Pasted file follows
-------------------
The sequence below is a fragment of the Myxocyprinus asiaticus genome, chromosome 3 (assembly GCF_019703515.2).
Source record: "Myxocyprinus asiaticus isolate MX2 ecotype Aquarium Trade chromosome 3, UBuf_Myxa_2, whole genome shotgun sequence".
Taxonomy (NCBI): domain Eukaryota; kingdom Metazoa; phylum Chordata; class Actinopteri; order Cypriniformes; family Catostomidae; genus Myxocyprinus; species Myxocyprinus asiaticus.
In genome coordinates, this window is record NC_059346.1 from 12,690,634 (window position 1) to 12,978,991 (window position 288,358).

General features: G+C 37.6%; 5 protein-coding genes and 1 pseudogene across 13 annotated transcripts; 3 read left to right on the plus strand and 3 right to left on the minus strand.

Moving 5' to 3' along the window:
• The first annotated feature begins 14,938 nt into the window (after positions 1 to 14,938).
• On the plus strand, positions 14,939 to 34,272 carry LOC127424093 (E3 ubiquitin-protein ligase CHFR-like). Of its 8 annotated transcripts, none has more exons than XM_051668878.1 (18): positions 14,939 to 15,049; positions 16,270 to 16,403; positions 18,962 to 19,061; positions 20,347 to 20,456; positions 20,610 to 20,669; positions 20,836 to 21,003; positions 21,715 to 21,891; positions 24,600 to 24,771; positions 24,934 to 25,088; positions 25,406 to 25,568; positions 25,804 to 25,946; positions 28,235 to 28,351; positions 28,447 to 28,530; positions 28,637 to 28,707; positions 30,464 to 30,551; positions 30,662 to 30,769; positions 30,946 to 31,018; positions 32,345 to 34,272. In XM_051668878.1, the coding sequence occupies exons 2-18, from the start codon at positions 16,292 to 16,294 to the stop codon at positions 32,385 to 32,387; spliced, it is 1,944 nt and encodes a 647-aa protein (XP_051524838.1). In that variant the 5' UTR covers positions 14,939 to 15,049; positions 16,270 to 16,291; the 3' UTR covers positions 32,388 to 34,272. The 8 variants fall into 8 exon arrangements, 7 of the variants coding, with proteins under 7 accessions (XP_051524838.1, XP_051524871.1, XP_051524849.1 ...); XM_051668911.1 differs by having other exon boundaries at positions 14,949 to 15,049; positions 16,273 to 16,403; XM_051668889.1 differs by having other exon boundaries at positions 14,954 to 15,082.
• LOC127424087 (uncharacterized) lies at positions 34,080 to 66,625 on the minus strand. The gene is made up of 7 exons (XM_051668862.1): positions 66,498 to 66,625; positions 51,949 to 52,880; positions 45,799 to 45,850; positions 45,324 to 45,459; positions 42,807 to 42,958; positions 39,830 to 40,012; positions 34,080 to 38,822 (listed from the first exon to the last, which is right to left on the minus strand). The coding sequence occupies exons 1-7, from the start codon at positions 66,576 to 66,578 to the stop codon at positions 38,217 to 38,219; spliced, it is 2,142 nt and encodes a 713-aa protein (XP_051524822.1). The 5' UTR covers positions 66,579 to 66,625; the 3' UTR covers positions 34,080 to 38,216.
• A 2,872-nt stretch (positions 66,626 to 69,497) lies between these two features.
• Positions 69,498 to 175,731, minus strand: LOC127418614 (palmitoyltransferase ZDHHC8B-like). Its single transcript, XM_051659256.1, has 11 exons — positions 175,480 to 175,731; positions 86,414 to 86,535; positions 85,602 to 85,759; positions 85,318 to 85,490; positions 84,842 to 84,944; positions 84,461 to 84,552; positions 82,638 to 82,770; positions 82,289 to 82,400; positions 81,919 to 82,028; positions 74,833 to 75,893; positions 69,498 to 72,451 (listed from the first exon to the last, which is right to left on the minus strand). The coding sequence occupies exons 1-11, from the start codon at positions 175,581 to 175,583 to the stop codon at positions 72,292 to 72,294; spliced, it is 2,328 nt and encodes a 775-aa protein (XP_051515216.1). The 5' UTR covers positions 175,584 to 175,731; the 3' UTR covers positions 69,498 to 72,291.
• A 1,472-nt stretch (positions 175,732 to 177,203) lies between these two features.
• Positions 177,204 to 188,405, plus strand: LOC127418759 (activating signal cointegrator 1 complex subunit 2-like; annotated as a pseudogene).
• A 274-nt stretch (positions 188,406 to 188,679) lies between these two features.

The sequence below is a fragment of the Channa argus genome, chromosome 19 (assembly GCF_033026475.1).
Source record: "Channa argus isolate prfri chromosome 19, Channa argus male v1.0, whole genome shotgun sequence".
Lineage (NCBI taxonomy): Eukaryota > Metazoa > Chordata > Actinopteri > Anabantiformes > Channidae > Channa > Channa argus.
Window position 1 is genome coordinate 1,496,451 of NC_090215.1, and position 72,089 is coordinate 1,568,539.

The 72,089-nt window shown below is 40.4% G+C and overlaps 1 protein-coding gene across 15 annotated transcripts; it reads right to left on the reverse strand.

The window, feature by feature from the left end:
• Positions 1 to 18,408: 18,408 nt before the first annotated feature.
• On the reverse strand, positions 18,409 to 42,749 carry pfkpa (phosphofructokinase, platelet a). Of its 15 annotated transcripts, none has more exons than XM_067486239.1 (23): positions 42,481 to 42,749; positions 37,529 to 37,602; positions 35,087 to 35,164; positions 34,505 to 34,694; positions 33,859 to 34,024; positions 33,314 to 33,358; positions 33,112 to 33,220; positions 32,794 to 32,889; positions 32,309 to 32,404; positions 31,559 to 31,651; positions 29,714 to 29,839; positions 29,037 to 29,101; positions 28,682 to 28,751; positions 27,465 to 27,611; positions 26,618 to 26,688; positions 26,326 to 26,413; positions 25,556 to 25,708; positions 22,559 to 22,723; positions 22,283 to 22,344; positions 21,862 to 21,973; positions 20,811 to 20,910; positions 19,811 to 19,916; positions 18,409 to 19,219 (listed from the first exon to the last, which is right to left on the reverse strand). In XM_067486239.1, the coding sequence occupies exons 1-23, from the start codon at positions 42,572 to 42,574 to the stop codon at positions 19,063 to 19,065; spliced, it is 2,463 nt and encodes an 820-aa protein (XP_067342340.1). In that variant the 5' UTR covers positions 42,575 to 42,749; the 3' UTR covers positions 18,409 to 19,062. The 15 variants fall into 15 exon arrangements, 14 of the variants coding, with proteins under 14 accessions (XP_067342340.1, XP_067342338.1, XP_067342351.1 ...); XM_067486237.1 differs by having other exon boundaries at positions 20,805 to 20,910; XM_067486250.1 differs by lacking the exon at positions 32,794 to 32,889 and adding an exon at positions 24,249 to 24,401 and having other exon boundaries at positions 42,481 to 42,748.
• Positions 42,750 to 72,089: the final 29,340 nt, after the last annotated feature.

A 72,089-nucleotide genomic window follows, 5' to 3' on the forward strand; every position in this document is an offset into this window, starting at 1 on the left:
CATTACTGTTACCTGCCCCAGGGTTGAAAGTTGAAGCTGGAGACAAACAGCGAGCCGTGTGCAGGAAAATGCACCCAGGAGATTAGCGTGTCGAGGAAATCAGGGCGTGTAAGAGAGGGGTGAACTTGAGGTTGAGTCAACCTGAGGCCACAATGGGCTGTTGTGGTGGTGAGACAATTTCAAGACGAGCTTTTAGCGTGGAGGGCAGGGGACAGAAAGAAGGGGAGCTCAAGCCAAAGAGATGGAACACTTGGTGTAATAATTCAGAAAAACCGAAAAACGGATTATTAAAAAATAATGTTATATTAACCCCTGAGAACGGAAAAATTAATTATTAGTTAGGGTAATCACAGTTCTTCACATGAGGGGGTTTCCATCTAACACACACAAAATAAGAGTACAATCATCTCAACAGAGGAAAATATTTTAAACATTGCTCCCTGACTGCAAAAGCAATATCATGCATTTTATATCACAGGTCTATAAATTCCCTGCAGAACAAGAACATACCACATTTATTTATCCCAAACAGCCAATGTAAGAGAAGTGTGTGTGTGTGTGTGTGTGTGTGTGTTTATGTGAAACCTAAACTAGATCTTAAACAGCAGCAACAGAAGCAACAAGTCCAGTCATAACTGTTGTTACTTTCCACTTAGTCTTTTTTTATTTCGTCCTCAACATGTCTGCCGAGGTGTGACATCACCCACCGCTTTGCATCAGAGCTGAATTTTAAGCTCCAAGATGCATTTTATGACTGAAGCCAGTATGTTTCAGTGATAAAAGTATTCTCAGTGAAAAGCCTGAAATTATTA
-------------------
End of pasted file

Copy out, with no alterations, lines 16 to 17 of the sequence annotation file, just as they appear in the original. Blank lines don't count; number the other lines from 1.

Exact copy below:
Source record: "Channa argus isolate prfri chromosome 19, Channa argus male v1.0, whole genome shotgun sequence".
Lineage (NCBI taxonomy): Eukaryota > Metazoa > Chordata > Actinopteri > Anabantiformes > Channidae > Channa > Channa argus.